We watch films over time, from start to finish, but that is not how we remember them. Details fade, leaving us with an impression of the film-object itself. Sequence in Parallel is one complete film split-up into 20 segments that play simultaneously on a loop, allowing viewers to glimpse the entire film object as a whole, essentially exploring memory as collage.

Pixel, 2013. Interactive Light Sculpture (Glass, Corian, LEDs, Electronics, Software), 100 × 100 × 8 cm.
Pixel is an interactive light installation activated by human touch. Ubiquitous and invisible, pixels have increasingly become part of our everyday lives. Tiny, formless objects acting as ambassadors to the digital world, representing carefully-choreographed fluctuations: pulses of current that result in changes of color which in aggregate form graphics and with time produce the illusion of motion. Courtesy of Transfer Gallery

Polit-Sheer-Form Office – artist collective: HONG Hao, XIAO Yu, SONG Dong, LIU Jianhua, LENG Lin (Beijing)
Do the Same Good Deed, 2014, single-channel video, color, sound, 8 min.

A public performance in Guangzhou, China in 2014, which examined notions of individualism and collectivism, concerned with the idea of ‘we’ in a ‘me’ world. The piece presents a new Socialist order for the 21st century, within a society that has moved away from its traditional, collective ideals. A humorous edge underlies all works by the group—their name, “Polit-Sheer-Form Office” is translated literally as the “office of pure political form,” meant to sound like an absurd governmental bureau. Courtesy of MABSOCIETY

MAP Office (Laurent GUTTIEREZ, Valerie PORTEFAIX, Hong Kong)
Island is Land, single-channel video, color, 30 sec. loop

An island is never about the production nor the origin of things, but rather about the possibilities of reproduction or second-origin. The sailor who first spots an island after a tragic journey will be shouting “land!” and not “island!”. The video explores islands as anomalies through semiotic ambiguity; as land that is both opposed-to and reliant-on water for its existence.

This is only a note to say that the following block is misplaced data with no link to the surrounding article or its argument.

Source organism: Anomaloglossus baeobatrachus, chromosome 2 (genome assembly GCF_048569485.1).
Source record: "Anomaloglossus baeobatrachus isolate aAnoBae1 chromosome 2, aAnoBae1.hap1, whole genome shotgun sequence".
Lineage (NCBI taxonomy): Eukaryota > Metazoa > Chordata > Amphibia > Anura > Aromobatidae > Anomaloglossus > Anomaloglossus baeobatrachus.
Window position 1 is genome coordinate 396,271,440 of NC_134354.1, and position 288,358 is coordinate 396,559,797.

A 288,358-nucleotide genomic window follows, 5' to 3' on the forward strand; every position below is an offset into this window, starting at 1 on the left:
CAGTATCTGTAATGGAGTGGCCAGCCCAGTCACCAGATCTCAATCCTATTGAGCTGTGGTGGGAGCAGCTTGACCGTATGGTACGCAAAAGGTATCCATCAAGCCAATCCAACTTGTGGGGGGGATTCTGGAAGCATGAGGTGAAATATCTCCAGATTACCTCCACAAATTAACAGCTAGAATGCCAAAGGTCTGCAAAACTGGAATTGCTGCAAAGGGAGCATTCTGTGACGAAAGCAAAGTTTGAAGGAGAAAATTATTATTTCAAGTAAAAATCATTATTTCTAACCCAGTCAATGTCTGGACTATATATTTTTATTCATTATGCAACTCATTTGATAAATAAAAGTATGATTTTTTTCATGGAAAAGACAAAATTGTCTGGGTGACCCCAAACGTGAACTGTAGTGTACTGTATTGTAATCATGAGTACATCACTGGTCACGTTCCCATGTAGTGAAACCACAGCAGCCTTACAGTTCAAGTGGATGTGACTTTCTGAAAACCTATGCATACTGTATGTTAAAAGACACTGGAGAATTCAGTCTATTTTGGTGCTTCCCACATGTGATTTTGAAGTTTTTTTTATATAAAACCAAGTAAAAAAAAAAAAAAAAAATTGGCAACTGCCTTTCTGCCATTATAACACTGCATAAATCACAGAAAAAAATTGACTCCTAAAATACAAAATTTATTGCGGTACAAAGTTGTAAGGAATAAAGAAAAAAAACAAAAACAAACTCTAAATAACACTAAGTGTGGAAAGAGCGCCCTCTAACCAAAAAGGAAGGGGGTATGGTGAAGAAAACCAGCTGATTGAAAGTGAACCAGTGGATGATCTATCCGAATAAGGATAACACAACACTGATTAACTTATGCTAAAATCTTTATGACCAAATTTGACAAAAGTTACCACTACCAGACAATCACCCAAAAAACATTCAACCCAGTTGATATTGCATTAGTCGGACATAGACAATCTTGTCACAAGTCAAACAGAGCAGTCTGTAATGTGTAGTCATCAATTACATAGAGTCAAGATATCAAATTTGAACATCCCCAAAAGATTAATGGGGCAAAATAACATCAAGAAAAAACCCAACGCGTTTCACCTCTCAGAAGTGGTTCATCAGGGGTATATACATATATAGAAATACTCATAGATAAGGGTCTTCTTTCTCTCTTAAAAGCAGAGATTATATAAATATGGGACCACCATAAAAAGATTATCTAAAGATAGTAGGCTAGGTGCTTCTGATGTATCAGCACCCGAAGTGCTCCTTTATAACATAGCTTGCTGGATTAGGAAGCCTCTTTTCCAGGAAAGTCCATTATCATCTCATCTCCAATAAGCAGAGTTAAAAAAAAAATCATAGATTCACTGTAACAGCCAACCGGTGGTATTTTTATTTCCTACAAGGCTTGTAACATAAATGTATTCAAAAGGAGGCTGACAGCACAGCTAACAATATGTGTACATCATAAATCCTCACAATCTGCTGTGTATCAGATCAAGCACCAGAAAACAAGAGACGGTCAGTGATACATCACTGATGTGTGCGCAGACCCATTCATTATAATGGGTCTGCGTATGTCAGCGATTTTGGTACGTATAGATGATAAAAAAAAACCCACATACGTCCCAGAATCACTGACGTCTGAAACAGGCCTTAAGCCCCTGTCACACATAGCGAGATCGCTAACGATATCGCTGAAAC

Moving Lemuria from the Indian to the Pacific Ocean, 2015, Installation (seashells from Sanibel Island, plastic particles, drawings)
Lemuria (Mu), variously located in the Indian and Pacific Oceans—a hypothetical lost continent, with its long-debated myths, legends, and histories, is re-envisioned as the Great Pacific Garbage Patch, first identified in the 1990s. Made of floating debris, it is the world’s biggest landfill, moving slowly, clockwise, along with a spiral of currents. Mu is therefore a continent in-flux, manifesting the *Anthropocene era in the form of a giant plastic garbage vortex in the North Pacific region, just above Hawaii and facing Seattle. * The beginning of humanity’s destructive impact on Earth’s ecosystems.

Patrick TODD (New York)
Micro-intergalactic communication, a compilation of sound works, 1 hour 15 min.

Todd is interested in computer generated noise that approximates human emotional experience. His sound is not played, but triggered through algorithms, manipulated and tweaked in real time. Virtual synth music is an opportunity to expand the landscape of sound with novel recombinations of waveforms.

KATO Sawako (Tokyo)
IS.LAND, sound work, 6 minutes
A delicate soundscape using field recordings of sounds in Yakushima, an island in the south part of Japan covered in dense forest with nearly 2,000-year-old cryptomeria trees.